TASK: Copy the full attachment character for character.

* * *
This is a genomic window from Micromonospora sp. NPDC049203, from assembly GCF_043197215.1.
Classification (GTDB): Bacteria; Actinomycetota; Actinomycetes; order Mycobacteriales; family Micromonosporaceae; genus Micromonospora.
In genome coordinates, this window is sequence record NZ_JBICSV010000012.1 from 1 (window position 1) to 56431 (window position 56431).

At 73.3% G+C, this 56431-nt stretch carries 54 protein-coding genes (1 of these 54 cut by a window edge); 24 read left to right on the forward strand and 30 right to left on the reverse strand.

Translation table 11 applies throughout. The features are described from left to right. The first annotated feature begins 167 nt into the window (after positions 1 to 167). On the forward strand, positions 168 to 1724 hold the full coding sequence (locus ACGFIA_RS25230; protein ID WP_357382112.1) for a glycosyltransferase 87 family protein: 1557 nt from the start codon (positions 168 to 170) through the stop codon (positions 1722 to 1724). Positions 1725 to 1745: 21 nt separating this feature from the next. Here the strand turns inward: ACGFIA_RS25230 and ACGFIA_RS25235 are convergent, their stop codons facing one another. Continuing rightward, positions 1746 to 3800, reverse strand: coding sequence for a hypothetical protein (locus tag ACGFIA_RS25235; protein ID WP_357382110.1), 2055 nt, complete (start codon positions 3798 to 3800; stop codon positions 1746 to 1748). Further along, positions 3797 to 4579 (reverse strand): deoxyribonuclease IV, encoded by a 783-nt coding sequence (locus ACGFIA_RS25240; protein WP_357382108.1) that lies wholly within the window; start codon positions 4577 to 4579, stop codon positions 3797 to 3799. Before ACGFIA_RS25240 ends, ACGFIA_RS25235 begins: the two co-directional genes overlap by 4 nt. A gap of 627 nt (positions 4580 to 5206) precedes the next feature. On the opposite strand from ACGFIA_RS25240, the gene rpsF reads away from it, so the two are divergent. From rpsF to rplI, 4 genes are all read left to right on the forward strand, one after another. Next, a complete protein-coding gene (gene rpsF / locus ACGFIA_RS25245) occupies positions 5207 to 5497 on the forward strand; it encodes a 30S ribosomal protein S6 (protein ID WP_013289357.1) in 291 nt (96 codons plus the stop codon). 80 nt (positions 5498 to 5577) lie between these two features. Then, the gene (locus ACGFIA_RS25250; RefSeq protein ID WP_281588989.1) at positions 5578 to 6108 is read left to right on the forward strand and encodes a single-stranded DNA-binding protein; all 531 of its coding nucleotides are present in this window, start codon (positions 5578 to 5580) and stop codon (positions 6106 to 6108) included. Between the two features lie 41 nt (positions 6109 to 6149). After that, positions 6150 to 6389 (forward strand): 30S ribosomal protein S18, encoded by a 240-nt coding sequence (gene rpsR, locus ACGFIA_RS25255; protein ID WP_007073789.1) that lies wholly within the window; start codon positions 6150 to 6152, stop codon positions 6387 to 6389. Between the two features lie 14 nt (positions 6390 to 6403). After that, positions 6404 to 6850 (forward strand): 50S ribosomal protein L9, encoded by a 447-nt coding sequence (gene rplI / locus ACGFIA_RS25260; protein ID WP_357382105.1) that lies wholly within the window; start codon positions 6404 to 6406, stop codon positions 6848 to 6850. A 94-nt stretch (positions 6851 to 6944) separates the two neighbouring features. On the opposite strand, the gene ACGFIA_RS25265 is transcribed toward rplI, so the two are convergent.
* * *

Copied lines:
This is a genomic window from Micromonospora sp. NPDC049203, from assembly GCF_043197215.1.
Classification (GTDB): Bacteria; Actinomycetota; Actinomycetes; order Mycobacteriales; family Micromonosporaceae; genus Micromonospora.
In genome coordinates, this window is sequence record NZ_JBICSV010000012.1 from 1 (window position 1) to 56431 (window position 56431).

At 73.3% G+C, this 56431-nt stretch carries 54 protein-coding genes (1 of these 54 cut by a window edge); 24 read left to right on the forward strand and 30 right to left on the reverse strand.

Translation table 11 applies throughout. The features are described from left to right. The first annotated feature begins 167 nt into the window (after positions 1 to 167). On the forward strand, positions 168 to 1724 hold the full coding sequence (locus ACGFIA_RS25230; protein ID WP_357382112.1) for a glycosyltransferase 87 family protein: 1557 nt from the start codon (positions 168 to 170) through the stop codon (positions 1722 to 1724). Positions 1725 to 1745: 21 nt separating this feature from the next. Here the strand turns inward: ACGFIA_RS25230 and ACGFIA_RS25235 are convergent, their stop codons facing one another. Continuing rightward, positions 1746 to 3800, reverse strand: coding sequence for a hypothetical protein (locus tag ACGFIA_RS25235; protein ID WP_357382110.1), 2055 nt, complete (start codon positions 3798 to 3800; stop codon positions 1746 to 1748). Further along, positions 3797 to 4579 (reverse strand): deoxyribonuclease IV, encoded by a 783-nt coding sequence (locus ACGFIA_RS25240; protein WP_357382108.1) that lies wholly within the window; start codon positions 4577 to 4579, stop codon positions 3797 to 3799. Before ACGFIA_RS25240 ends, ACGFIA_RS25235 begins: the two co-directional genes overlap by 4 nt. A gap of 627 nt (positions 4580 to 5206) precedes the next feature. On the opposite strand from ACGFIA_RS25240, the gene rpsF reads away from it, so the two are divergent. From rpsF to rplI, 4 genes are all read left to right on the forward strand, one after another. Next, a complete protein-coding gene (gene rpsF / locus ACGFIA_RS25245) occupies positions 5207 to 5497 on the forward strand; it encodes a 30S ribosomal protein S6 (protein ID WP_013289357.1) in 291 nt (96 codons plus the stop codon). 80 nt (positions 5498 to 5577) lie between these two features. Then, the gene (locus ACGFIA_RS25250; RefSeq protein ID WP_281588989.1) at positions 5578 to 6108 is read left to right on the forward strand and encodes a single-stranded DNA-binding protein; all 531 of its coding nucleotides are present in this window, start codon (positions 5578 to 5580) and stop codon (positions 6106 to 6108) included. Between the two features lie 41 nt (positions 6109 to 6149). After that, positions 6150 to 6389 (forward strand): 30S ribosomal protein S18, encoded by a 240-nt coding sequence (gene rpsR, locus ACGFIA_RS25255; protein ID WP_007073789.1) that lies wholly within the window; start codon positions 6150 to 6152, stop codon positions 6387 to 6389. Between the two features lie 14 nt (positions 6390 to 6403). After that, positions 6404 to 6850 (forward strand): 50S ribosomal protein L9, encoded by a 447-nt coding sequence (gene rplI / locus ACGFIA_RS25260; protein ID WP_357382105.1) that lies wholly within the window; start codon positions 6404 to 6406, stop codon positions 6848 to 6850. A 94-nt stretch (positions 6851 to 6944) separates the two neighbouring features. On the opposite strand, the gene ACGFIA_RS25265 is transcribed toward rplI, so the two are convergent.